Just like Die Neue Sammlung (literally The New Collection) in Munich, Staatliches Museum für Kunst und Design in Nuremberg, the official name of which is Neues Museum, chose “Neu” (new) as its name and agenda, as a sign that as an institute it ventures down paths not yet trodden.
Neues Museum in Nuremberg opened in April 2000. At the time the presentation of art was accorded the same weighting as the shows on design, a quite unique approach. Since then Die Neue Sammlung – The International Design Museum Munich – has displayed design in Nuremberg in the form of both permanent and temporary exhibitions. In response to the timeframe covered by the art collection, the design section focuses on the period from the end of World War II to the present day.
Since spring 2008 design has been closely dovetailed with art in a new presentation which brings to light differences, as well as parallel trends, far more clearly than was possible when the two fields were strictly divided on separate floors.
On both storeys visitors now pass through alternating rooms devoted to either art or design. The opportunity to display design on both floors enables the exhibits to be exhibited by theme and not chronologically, as was previously the case.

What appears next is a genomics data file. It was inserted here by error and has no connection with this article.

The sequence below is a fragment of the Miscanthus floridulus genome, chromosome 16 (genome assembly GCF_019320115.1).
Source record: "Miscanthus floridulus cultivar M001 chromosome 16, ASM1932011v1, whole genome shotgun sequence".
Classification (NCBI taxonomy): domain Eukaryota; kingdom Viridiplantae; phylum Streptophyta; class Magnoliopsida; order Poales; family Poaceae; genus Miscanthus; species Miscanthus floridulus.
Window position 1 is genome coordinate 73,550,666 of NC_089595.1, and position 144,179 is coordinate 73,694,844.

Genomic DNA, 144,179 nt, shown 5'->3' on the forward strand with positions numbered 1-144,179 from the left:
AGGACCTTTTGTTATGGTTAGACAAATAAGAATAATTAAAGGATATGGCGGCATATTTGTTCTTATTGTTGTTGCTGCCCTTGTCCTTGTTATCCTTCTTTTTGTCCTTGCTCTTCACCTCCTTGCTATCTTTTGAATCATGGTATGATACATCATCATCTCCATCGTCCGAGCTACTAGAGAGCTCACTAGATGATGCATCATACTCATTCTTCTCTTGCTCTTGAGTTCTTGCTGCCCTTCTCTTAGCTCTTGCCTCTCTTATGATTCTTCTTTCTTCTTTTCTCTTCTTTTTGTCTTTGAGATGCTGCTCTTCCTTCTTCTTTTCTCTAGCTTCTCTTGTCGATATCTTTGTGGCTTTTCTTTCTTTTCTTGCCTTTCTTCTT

The ground floor, for example, is now reserved for current trends, new ideas, and young designers, who also have an opportunity there to present special installations to the public.
Given the particular lighting in them, the two rooms at the rear of the ground floor are devoted to graphic design, photography and other smaller special exhibitions.
On the upper floor the focus is on classic design, be it the work of a single designer, specific functions, or design principles. Given the way they are now configured, here too each of the rooms can be devoted to a specific theme.
In addition to the vitality and diversity experienced as visitors make their way through the rooms, this layout also has the practical advantage of being extremely flexible, allowing individual rooms to be swapped round and devoted to a different theme.
As if of its own accord, this new spatial layout also involves a realignment with regard to content, reinterpreting the concept behind the task a museum of art and design is meant to fulfill: Interlacing as opposed to layering.